We return now to Charley Harper, whom we left at Colville on the Upper Columbia, a fugitive from the Vigilantes of Florence. Fear had exercised a healthful restraint upon his conduct, and during the brief period that had elapsed since his flight, though by no means a model citizen, he had been guilty of no offences of an aggravated character. He was, however, known to be a favorite with the roughs, a gambler, a drunkard, and a man of desperate resources. Good men shunned and watched him. Had there been a Vigilante organization in existence then, he would have received its closest observation. But in a condition of society where all classes intermingled, he contrived to slip along without molestation.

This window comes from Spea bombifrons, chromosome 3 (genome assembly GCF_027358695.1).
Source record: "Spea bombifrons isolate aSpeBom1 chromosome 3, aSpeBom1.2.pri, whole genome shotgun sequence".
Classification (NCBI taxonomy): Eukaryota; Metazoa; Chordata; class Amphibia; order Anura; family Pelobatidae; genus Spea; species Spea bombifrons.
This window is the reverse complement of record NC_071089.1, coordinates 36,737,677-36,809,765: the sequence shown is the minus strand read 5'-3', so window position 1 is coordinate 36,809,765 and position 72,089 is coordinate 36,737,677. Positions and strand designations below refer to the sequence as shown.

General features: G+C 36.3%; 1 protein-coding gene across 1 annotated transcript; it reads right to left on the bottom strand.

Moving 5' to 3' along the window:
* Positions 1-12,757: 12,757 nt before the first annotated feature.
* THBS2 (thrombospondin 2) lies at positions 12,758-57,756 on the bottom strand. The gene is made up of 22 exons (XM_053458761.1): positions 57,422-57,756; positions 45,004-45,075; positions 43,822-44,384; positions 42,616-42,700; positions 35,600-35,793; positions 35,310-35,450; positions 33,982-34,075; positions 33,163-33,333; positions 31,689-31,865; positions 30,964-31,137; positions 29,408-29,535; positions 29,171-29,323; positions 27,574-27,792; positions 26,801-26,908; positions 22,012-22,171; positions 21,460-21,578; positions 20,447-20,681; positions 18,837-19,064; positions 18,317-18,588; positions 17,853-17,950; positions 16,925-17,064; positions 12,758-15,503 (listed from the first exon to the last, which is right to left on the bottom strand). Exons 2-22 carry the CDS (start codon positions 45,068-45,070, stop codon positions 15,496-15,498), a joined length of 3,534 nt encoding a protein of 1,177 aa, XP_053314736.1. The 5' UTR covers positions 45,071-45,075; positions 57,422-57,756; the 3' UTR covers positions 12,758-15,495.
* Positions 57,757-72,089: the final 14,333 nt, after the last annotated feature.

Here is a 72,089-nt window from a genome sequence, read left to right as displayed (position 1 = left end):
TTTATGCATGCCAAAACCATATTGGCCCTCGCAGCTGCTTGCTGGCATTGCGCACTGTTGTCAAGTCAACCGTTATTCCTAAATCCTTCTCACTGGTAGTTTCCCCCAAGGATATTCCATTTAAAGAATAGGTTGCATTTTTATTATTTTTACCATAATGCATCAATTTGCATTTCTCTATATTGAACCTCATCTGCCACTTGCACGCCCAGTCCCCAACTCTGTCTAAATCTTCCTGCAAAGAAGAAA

New Year's Day brought with it the customary ball, to which all were invited. The preparations were on a scale commensurate with the wishes and means of the miners, who generally, upon such occasions, spare no expenses while their money holds out. Everybody in town was in attendance, Charley Harper among the number. Attracted at an early hour of the evening by the sparkling eyes and voluptuous person of a half-breed woman, he devoted to her his entire attention, dancing with her often, and bestowing upon her many unmistaken civilities. As the evening wore on, Charley became boisterous, swaggering, and noisy. His inamorata declined his further attentions, and refused his hand for a dance. Incensed to madness by this act, crazy with liquor, he knocked her down, and beat and kicked her in a most inhuman manner after she had been prostrated. This roused the indignation of the by-standers, and Charley, seeing vengeance in their demonstrations, fled in terror before them. They pursued him through the streets, he retreating and firing upon them until he had emptied his revolver. The pursuit ended in his capture, a rope was procured, and in a few moments afterwards the lifeless form of the wretched desperado was swinging in the cold night wind from the limb of the tree nearest the place of his arrest. Thus ended the life of one who, among his own associates, bore the name of being the meanest scoundrel of their gang.